“No person in the United States shall, on the basis of sex, be excluded from participation in, be denied the benefits of, or be subjected to discrimination under any education program or activity receiving Federal financial assistance.”
Those words are the heart of a law called Title IX, adopted in 1972. The law is primarily focused on gender equality in sports on university campuses. In recent years, Title IX has also been used to investigate claims of sexual misconduct on campus.
Last week, Texas A&M announced policy changes in how Title IX cases are investigated. Jessica Luther is following the story. She is the author of ‘Unsportsmanlike Conduct: College Football and the Politics of Rape’ and says these changes are just the beginning.
“It’s important to say, they are in the middle of the process,” she says. “They announced last week that they are going to make immediate changes. Such as when you report there will be one single case manager who will handle that entire report. Before, people where saying that they had to tell their story to multiple staff members and A&M over and over again they’re retelling their trauma. They’ve now streamlined that.”
Luther also says that the university will hire more personnel to oversee Title IX issues, as well as hire more councilors and place them throughout the university, so students have easier access to them. Changes have also been announced to what the possible outcomes will be to someone who is found in violation of Title IX.
“They are making it so that distinctions are clear,” she says, “when you go into the process you know based on what you’ve been charged with, what the possible sanctions are on the other side. So everyone is really clear about what kind of punishment could possible happen if you are found responsible and if you are found responsible if you are dismissed, suspended or expelled, that will go on your transcript.”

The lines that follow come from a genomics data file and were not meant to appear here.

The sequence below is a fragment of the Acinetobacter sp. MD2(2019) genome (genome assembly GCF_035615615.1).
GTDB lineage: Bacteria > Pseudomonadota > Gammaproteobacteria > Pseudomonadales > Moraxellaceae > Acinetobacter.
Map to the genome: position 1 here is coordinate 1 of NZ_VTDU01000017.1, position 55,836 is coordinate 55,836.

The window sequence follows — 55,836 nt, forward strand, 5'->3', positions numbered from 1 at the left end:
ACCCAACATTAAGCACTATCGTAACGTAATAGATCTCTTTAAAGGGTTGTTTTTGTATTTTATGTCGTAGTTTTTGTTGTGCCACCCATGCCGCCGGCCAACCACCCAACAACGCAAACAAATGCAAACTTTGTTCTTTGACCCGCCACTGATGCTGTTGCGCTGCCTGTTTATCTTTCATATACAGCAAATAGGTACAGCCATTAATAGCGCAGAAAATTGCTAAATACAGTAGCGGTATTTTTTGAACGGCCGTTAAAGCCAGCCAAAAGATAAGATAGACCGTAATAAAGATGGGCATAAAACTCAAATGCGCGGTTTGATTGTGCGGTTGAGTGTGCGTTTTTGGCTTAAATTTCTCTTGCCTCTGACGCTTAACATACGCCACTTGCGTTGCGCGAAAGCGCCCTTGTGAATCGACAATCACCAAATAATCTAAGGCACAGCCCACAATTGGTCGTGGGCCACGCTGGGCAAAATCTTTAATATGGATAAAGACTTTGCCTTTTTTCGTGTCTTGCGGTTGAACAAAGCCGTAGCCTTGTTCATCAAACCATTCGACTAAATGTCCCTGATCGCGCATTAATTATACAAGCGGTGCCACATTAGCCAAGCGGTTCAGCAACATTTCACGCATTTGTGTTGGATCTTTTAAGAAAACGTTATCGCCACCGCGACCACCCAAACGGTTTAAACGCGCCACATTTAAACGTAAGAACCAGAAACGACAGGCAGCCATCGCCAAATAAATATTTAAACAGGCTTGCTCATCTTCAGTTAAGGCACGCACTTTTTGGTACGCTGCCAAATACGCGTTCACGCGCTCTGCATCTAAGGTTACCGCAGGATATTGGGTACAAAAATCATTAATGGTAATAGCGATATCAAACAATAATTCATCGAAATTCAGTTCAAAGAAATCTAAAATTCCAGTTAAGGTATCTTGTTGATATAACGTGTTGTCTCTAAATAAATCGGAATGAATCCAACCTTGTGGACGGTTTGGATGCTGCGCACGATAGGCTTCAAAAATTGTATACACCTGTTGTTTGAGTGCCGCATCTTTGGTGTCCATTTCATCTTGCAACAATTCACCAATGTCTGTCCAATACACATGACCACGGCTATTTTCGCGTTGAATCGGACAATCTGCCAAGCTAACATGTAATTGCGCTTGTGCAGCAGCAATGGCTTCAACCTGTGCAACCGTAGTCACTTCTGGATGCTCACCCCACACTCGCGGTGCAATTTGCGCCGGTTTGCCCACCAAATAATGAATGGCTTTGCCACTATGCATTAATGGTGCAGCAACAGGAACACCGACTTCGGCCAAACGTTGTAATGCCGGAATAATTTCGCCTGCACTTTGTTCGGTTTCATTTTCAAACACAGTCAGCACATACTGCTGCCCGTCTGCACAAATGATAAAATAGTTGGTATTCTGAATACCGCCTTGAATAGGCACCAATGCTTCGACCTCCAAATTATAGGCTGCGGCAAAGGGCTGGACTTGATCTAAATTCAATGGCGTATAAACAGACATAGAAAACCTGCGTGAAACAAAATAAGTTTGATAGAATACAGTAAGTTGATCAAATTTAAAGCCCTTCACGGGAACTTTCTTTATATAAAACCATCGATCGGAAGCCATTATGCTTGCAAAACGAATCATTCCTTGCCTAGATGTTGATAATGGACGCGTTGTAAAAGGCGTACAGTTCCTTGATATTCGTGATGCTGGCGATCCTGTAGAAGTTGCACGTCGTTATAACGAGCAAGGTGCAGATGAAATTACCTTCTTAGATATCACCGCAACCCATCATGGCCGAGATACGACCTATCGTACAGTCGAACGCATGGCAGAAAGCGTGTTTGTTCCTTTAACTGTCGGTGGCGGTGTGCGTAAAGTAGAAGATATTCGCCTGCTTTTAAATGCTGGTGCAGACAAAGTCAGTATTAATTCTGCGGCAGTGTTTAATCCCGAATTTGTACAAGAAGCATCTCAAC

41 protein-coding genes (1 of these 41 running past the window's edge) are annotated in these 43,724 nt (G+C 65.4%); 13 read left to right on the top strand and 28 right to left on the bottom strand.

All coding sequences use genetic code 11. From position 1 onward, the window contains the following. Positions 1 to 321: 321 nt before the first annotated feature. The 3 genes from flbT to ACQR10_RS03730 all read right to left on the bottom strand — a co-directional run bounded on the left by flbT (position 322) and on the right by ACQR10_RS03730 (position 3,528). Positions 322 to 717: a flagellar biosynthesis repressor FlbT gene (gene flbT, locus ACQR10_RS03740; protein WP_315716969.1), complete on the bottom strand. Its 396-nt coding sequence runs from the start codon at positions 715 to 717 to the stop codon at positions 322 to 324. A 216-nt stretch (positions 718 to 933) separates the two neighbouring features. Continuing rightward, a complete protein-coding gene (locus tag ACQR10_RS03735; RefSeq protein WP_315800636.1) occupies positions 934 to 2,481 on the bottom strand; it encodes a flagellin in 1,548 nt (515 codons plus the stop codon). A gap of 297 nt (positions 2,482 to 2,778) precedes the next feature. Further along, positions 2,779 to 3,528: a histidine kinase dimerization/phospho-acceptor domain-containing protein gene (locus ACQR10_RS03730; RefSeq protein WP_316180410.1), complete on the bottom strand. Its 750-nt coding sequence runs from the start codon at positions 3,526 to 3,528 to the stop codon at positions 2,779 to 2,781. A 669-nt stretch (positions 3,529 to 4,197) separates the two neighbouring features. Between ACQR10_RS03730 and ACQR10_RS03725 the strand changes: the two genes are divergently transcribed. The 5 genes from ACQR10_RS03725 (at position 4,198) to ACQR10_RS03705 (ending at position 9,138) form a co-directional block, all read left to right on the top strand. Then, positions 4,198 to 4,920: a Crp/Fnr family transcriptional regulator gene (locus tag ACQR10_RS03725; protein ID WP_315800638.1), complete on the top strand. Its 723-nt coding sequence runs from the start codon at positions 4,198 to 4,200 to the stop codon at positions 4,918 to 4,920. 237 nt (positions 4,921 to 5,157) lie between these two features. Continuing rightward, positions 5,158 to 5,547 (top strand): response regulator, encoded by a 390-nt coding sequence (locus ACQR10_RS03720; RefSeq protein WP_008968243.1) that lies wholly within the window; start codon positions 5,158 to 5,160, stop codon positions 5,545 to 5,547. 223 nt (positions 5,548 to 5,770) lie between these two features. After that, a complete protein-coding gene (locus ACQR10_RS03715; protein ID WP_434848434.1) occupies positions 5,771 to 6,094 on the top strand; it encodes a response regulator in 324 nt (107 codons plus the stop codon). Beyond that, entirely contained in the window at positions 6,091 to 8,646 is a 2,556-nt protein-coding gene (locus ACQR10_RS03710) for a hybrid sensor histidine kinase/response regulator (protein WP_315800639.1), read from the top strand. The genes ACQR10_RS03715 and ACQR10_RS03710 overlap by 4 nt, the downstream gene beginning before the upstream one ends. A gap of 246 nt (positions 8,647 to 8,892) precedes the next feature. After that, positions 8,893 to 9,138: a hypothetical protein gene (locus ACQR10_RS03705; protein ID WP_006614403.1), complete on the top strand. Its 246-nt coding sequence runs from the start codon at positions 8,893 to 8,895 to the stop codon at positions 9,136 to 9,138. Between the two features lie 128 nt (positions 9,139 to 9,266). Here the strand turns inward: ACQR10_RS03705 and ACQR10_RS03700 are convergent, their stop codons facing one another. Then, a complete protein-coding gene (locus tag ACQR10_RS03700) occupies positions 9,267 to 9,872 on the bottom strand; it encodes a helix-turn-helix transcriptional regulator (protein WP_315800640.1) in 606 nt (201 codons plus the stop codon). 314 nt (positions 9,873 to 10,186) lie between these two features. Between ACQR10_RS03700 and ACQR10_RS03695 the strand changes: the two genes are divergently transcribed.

But questions have been raised by some about how the new policies will affect the right of those accused to receive due process. Luther explains that clearing up the investigation process to make it more clear will help with that.
“The idea is that they are trying to make it transparent,” Luther says. “That everyone understands exactly how the process is going to go, so if it doesn’t go that way then they can say ‘this is not working the way that it’s supposed, you are not following policy‘ and it’s been really muddled before and that is unfair to both sides. Even the women who’ve come forward that have been helping A&M have been clear about that. That everyone wins when everything is a lot more transparent and policy is a lot clearer.”
Luther says that the core of Title IX is equality to education and that is something that universities will have to continue to figure out.
“The idea is that everyone should have equal access to their education,” she says, “and if gender violence is happening on campus that makes it hard to be able to graduate. So they are trying to make it so that everyone has equal access and I think that is something that all universities are struggling with and are trying to fix at this point.”